Topics: Massage, Physical therapy, Low back pain Pages: 3 (679 words) Published: August 5, 2008

Massage is one of the oldest healing arts. Chinese records dating back 3,000 years document its use. The ancient Hindus, Persians, and Egyptians applied forms of use for many ailments; and Hippocrates wrote papers recommending the rubbing and friction for joint and circulatory problems. Today the benefits of massage are varied and far-reaching. As an accepted part of many rehabilitation programs, massage therapy has proved beneficial for many chronic conditions, including lower back pain, arthritis, bursitis, fatigue, hypertension, diabetes, immunity suppression, infertility, smoking cessation, depression and more. And as many millions will attest, massage also helps relieve the stress and tension of everyday living that can lead to disease and illness.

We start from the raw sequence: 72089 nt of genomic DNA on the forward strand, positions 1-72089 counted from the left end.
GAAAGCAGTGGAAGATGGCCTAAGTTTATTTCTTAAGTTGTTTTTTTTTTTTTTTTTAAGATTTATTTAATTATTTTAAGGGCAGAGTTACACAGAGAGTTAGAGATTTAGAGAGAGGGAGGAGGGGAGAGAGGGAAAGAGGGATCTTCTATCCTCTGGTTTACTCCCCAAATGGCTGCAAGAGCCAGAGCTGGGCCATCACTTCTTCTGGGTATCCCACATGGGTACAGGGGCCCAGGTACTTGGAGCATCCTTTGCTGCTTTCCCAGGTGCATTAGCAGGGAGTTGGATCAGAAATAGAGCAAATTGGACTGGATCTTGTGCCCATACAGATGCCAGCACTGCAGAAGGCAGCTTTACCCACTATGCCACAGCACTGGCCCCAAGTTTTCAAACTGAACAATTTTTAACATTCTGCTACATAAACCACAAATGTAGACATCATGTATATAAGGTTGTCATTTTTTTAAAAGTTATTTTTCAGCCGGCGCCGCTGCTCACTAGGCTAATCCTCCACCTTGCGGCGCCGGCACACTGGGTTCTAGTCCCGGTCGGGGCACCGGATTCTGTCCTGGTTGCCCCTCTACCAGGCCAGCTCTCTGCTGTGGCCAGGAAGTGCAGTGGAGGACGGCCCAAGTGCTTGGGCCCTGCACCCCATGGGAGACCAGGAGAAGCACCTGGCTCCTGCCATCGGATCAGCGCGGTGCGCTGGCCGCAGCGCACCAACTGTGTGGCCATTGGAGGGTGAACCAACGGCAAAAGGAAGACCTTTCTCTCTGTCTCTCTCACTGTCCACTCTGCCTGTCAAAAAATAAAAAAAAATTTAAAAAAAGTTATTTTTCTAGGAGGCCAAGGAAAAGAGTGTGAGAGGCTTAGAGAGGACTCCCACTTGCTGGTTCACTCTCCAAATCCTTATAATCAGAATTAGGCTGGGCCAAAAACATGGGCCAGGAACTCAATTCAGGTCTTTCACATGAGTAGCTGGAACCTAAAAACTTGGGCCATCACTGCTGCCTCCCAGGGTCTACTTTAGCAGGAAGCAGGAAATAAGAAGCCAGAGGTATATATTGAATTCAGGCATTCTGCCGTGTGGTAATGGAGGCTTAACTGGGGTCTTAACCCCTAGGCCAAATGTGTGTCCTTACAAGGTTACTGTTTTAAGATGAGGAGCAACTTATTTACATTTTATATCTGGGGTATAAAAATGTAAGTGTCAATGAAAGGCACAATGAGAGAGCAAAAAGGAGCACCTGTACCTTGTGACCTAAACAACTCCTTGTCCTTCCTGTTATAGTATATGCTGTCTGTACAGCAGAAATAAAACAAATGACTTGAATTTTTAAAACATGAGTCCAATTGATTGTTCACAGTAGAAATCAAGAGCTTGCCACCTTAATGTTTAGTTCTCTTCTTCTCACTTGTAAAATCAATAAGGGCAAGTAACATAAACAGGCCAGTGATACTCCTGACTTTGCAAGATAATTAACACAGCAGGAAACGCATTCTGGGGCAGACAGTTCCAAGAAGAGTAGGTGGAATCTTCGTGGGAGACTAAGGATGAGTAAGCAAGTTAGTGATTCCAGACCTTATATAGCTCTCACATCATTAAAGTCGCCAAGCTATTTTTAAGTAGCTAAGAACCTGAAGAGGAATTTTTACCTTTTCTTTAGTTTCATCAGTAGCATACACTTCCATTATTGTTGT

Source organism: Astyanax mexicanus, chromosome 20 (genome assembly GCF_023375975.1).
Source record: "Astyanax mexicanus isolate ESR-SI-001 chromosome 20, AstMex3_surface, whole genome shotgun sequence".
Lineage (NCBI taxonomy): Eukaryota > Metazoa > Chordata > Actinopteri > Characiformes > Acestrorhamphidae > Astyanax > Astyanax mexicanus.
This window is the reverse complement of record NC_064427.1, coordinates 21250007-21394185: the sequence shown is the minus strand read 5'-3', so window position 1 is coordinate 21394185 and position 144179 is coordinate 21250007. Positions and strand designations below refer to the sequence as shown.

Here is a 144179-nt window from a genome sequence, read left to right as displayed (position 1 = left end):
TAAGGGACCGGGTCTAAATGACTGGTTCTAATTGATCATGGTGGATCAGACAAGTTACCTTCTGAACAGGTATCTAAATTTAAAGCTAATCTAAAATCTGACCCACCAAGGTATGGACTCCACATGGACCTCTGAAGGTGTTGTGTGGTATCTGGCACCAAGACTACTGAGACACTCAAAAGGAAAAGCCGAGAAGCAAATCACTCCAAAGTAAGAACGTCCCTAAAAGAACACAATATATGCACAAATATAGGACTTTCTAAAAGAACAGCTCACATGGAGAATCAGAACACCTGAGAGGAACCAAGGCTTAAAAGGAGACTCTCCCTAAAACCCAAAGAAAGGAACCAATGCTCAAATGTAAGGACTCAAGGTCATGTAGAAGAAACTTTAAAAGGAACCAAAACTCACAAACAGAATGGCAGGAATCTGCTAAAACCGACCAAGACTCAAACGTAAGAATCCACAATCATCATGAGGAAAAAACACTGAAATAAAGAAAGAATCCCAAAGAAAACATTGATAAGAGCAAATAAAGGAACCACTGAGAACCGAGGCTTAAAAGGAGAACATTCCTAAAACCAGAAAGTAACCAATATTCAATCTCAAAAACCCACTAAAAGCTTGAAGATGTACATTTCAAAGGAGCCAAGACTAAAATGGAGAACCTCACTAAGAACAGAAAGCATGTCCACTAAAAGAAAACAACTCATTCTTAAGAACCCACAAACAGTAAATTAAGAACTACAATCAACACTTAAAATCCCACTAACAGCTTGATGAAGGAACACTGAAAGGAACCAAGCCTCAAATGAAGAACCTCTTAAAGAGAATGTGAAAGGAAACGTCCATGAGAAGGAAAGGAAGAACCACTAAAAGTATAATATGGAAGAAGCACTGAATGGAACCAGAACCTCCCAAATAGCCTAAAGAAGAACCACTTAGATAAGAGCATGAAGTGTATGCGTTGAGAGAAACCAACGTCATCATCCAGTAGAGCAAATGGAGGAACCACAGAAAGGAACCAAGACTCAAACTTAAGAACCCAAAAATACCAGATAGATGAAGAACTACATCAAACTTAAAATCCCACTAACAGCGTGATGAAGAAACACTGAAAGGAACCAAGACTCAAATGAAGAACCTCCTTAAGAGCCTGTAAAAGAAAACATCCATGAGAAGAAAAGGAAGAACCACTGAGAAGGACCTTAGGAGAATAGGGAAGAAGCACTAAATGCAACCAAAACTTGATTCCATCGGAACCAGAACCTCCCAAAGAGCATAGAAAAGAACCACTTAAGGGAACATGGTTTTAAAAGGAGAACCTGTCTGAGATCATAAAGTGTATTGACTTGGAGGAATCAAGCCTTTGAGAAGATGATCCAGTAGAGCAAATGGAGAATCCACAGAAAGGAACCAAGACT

So what is it exactly?

Massage is defined as the application of various techniques to the muscular structures and soft tissues of the body. There are over 250 forms of massage, bodywork, and somatic therapies. The application of these techniques may include but is not limited to stroking, kneading, tapping, compression, vibration, friction, and pressure to the muscular structure or soft tissues of the human body. This may also include non-forceful passive or active movement and/or application of techniques intended to affect the energetic systems of the body. The use of oils, lotions, and powders may be used to reduce friction on the skin. Massage therapy and insurance.

Massage therapies may be covered by insurance when prescribed by a chiropractor or an osteopath. Therapies provided as part of prescribed treatment by a physician or registered physical therapist are very often covered.

The Benefits of Massage
Alleviate back pain and improve range of motion
Assist with shorter, easier labor for expectant mothers and shorten hospital stays.
Ease medication dependence.
Enhance immunity by stimulating lymph flow-the body’s natural defense system.
Exercise and stretch weak, tight, or...
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